NORTH LITTLE ROCK, Ark — Last week, North Little Rock Police Officer Tommy Norman announced the shocking death of his 26-year-old daughter, Alyssa.
Norman opened up about her death, the legacy he hopes for her to leave behind, and what others can take away from her story.
"Alyssa is a beautiful young lady who I was fortunate enough to call my daughter. She always got her way with me. She knew to come to me if she wanted something. You know when you have a little girl and she grows up, she's still your little girl," Norman said.
Although Norman told us his daughter has struggled with addiction over the last 4-5 years, she was known for bringing light to her whole family's life with positivity.
As a little girl, she would sit on his lap and whisper in his ear, "Tommy Norman," which would make him laugh.
Norman said Alyssa was a giver. She liked to make people smile and laugh.
She played volleyball, basketball, and softball when she was younger and was an active member of her community.
She was obsessed with the burgers from the Purple Cow in Little Rock.
"She would often take her French fries and dip it in the purple shake, which actually wasn't that bad," said Norman.
Alyssa was selfless.
Norman said she often spoke about other people before she'd talk about herself. She put others before herself.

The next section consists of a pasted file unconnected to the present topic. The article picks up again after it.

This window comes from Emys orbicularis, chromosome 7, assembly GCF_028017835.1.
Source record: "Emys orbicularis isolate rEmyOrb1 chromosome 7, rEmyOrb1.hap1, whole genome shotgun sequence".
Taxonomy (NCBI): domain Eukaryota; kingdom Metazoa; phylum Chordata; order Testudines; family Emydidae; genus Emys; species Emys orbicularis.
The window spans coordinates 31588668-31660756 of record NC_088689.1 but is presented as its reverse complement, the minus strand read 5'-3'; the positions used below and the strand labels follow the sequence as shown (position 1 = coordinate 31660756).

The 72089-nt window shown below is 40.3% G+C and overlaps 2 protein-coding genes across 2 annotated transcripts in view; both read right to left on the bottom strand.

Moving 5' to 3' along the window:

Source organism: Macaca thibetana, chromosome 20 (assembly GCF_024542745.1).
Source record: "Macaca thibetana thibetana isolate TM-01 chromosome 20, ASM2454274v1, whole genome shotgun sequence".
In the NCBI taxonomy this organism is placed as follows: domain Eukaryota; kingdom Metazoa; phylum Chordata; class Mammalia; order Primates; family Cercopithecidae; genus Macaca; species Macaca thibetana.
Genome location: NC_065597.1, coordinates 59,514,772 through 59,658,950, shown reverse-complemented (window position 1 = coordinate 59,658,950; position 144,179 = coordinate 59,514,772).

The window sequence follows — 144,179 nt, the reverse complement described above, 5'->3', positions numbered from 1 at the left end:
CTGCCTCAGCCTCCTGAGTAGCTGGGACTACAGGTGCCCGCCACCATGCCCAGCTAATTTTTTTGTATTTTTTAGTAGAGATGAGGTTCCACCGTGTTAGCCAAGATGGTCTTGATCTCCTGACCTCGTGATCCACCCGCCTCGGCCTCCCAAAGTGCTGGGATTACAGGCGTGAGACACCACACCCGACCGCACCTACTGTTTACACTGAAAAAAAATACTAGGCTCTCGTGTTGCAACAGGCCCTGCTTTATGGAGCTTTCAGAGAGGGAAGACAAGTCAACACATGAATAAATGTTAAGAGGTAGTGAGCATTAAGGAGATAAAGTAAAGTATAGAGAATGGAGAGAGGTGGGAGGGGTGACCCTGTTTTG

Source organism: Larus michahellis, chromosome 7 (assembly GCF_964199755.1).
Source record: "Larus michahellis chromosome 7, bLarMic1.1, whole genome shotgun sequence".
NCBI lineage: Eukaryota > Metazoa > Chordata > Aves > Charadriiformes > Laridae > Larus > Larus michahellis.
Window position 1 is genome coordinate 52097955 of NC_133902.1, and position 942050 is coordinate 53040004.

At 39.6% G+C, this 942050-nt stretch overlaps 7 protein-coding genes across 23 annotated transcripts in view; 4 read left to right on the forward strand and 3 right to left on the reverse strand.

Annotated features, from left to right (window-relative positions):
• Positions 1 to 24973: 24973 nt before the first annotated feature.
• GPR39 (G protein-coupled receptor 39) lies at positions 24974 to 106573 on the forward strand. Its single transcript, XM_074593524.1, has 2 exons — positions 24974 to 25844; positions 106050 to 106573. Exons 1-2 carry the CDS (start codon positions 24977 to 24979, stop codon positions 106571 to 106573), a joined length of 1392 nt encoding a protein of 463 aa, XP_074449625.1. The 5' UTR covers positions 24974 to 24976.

“You always hear people say that it won't happen to them. Well, it's happened to us. To me. It doesn't really seem real at the moment, because Alyssa is still supposed to be here," he said.
"We weren't always close. Sometimes, you know, when you are struggling with certain demons in life, sometimes it can pull you away from your loved ones," Norman said.
A few months ago, she shared her testimony of overcoming those struggles at the Harbor Home in Conway, a non-profit that helps women overcome addiction.
Back in August, she was baptized.
Norman said she wrote him a letter to reconnect.
"When our relationship reconnected, the first day that we reconnected was at church. I surprised her. I showed up that day and we hugged each other and we cried," Norman said.
Alyssa is part of the thousands of Americans who have struggled.
During the pandemic last year—over a 12-month span— 100,000 Americans died from overdoses.
It's still a shock to Norman who remembered her with family and friends at a visitation Tuesday.
"Being a public servant, you devote your life to making other people happy, and being there for other people in times of sorrow, and what I'm dealing with personally is just not being able to let these emotions out. I know that the grieving process comes in time," Norman.
But it's been an outpouring of support from all over the globe that's helped Norman cope.
Norman said he wants his daughter's legacy to be a reminder for people to be nice to others and to go out and make a difference every single day.
To smile, and be happy.
To let your spirit be known.
"You don't quit. Maybe you're knocked into this corner and you're pushed down," he said.
"You have to get up and keep fighting."
Alyssa Norman will be laid to rest Wednesday in a private ceremony for just close family members and loved ones.
Officer Norman is asking people in the area to visit the Purple Cow since it was Alyssa's favorite restaurant.